Whatsapped surveys | A structured sharing activity

Everyone and their uncle seem to be on Whatsapp these days and I’ve been attempting to use it for activities.  One of the advantages of Whatsapp is that it sends and loads images really quickly, even on networks with poor connectivity. Here’s a warmer/speaking activity using images shared on Whatsapp.

HBR survey

Materials

You will need survey results like this one from the Harvard Business Review. Your Ss will need smartphones. Onscreen timer.

Preparation

You will need to take a picture of survey results with your phone. I prefer to use the Harvard Business Review’s HBR Survey which is a regular feature in their print edition but you could use any survey from a newspaper or magazine. You’ll need to have created a Whataspp group for your class. But, you might not have to because I find Ss usually create their own groups so could just send the image to one person and have them share it with the Whatsapp group.

Procedure

  • Share the image of the survey results in the class Whatsapp group.
  • Pre-teach any blocking words (or don’t depending on which school of thought you belong to).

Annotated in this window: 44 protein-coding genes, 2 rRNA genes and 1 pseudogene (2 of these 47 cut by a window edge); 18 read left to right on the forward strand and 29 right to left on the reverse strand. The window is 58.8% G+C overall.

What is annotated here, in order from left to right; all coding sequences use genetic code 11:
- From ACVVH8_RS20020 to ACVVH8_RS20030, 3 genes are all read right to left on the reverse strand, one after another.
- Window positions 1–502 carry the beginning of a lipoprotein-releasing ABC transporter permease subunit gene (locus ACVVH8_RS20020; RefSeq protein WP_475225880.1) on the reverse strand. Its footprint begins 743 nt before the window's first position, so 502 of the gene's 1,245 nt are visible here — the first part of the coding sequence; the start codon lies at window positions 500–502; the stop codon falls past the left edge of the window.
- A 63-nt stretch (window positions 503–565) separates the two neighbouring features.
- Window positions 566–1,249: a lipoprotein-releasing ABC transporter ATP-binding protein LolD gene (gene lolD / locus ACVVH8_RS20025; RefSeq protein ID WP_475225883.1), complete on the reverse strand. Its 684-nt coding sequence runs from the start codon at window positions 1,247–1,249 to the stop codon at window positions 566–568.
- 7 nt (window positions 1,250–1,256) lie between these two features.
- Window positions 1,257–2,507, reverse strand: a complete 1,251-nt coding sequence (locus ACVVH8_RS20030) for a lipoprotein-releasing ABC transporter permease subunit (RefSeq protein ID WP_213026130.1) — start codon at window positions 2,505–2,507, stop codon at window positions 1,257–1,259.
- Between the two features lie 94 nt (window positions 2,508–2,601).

• Ask Ss to individually make predictions about the results for the same parameters in their own class e.g., what percentage of their peers would strongly agree with the statement “I would prefer to be told bluntly if I’ve done poor work”.  Ask them to record these predictions in their notebooks.
  • Bring up the onscreen timer and set the countdown timer based on how many Ss you have.
  • Ask Ss to poll their peers and find out their response to this survey question. Have them record these responses as a tally under agree, disagree etc.
  • If someone says “strongly agree” or “strongly disagree”, they should find out why.
  • Call time and divide Ss into small groups. Ask them to analyse the results and discuss the reasons shared by their peers.
  • Debrief the activity by eliciting reasons for differing responses. Draw out the cultural dimension and how it might affect the way people would want to receive feedback and criticism.
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